Monday, June 26, 2017

Regrets and trading

If your trading is not 100% systematic then there is always the danger or possibility of making an irrational, emotion-driven decision which can cause damage to your trading account, as well as issues with your own mindset.

It is very easy for one such decision to eliminate several months of disciplined trading in one go.

If you are looking at your trading as a long-term endeavour (and NOT as a 'get rich quick' scheme) then you don't want to suffer having any trading 'regrets'.

A few examples of these regrets are as follows:  
  • Trading too large a position relative to your equity; 
  • Overriding an exit signal; 
  • 'Revenge trading' after a run of losses; or 
  • Second guessing what a particular market may (or may not) do. 
Think about the 'Dickens pattern', which I talked about here.

Think where you could be if you stick to your own rules over a set time period, and compare it to where you are likely to be if you succumb to one of those trading regrets.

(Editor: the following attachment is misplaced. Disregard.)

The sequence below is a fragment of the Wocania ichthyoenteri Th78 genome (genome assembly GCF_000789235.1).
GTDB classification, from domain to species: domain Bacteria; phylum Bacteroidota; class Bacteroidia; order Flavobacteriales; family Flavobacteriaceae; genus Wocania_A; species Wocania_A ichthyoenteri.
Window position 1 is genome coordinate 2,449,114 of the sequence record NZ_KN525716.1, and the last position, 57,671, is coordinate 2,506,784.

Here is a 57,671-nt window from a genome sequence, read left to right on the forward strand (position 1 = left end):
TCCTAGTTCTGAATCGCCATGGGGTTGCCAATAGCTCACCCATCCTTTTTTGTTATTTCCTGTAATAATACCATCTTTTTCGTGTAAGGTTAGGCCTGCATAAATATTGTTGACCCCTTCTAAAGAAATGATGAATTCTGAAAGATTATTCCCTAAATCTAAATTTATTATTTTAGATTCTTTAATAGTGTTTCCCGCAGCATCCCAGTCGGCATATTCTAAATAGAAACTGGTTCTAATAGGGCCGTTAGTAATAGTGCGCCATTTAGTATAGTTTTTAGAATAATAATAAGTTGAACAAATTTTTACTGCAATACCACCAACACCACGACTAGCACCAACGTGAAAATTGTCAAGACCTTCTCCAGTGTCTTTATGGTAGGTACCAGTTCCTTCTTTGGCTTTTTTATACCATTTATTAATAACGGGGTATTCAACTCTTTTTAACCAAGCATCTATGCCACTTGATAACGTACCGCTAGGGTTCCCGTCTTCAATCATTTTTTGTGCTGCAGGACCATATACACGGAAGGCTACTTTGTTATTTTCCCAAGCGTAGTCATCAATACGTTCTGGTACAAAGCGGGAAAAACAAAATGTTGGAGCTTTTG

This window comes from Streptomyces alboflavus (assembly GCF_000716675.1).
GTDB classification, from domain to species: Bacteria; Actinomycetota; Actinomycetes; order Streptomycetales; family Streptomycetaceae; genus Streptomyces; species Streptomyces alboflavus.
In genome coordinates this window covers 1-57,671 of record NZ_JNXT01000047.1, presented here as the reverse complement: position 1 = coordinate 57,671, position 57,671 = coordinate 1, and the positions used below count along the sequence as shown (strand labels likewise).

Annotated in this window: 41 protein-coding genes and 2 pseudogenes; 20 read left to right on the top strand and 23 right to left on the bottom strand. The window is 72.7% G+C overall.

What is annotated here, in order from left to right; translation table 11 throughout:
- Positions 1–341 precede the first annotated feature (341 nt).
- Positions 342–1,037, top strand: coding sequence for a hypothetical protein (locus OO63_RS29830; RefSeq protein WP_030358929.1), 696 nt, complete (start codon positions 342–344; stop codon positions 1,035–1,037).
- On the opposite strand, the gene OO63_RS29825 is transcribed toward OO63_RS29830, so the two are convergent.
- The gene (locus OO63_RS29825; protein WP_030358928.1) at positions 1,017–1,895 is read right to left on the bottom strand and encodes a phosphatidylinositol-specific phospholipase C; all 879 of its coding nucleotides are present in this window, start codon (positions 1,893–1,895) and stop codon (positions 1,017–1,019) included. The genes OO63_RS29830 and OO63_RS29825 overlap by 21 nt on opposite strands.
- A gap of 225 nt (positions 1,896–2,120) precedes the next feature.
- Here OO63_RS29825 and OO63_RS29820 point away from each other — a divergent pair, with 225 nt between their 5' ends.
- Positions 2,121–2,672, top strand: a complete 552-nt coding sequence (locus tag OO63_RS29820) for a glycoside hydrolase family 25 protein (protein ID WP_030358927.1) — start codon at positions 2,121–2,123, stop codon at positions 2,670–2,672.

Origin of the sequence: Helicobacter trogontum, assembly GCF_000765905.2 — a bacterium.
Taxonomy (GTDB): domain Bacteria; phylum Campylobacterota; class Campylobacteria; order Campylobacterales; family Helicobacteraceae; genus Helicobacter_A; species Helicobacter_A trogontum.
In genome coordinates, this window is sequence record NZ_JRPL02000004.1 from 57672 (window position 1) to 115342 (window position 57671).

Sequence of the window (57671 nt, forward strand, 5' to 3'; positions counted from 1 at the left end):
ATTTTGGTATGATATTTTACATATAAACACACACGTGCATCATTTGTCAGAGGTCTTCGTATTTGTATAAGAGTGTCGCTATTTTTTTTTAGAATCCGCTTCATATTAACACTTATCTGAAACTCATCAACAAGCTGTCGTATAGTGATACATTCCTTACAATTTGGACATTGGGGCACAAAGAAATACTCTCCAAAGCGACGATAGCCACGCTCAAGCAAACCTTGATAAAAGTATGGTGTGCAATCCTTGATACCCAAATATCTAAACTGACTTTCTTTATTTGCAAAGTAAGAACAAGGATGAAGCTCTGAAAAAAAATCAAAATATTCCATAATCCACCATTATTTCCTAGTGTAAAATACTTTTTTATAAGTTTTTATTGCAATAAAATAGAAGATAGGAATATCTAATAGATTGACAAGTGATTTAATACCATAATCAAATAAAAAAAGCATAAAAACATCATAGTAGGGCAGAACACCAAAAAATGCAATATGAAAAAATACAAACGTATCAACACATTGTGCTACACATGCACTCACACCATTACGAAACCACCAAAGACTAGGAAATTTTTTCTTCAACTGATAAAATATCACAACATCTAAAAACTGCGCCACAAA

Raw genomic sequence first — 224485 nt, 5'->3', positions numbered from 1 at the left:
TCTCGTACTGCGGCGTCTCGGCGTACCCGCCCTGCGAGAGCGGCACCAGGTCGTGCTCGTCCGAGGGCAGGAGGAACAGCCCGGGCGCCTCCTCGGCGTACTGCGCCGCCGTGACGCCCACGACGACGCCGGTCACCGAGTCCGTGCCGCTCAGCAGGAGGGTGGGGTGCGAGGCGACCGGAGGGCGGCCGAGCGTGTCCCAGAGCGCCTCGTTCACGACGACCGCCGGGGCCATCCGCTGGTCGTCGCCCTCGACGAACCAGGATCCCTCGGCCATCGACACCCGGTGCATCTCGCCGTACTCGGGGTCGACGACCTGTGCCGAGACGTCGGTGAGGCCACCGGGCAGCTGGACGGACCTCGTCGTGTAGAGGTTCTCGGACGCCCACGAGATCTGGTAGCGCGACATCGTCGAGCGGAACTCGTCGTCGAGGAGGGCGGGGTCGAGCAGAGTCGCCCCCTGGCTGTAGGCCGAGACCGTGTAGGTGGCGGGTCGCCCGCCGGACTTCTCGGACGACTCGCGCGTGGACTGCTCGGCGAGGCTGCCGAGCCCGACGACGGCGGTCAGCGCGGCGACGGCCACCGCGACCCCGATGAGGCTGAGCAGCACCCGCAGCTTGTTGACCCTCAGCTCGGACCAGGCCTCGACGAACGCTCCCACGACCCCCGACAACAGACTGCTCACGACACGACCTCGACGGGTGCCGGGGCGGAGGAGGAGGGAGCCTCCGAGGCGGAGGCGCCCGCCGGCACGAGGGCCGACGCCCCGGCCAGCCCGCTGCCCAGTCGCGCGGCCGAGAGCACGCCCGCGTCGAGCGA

Unfortunately, this is where some market participants really struggle. They don't like being 'constrained' by a set of rules (even though they may have created the rules themselves!), and jump to the conclusion that they can outperform them, or they get bored and want some excitement, or want to quickly make back any lost money from a run of losing trades (which can happen to anyone at anytime).

Those who been able to stay in the game have learned (sometimes the hard way) that discipline is key - particularly when it comes to elements such as position sizing or avoiding making those emotionally-driven decisions.

It is for good reason that many successful traders says that solid trading is boring.

Try and avoid the decisions you will come to regret.

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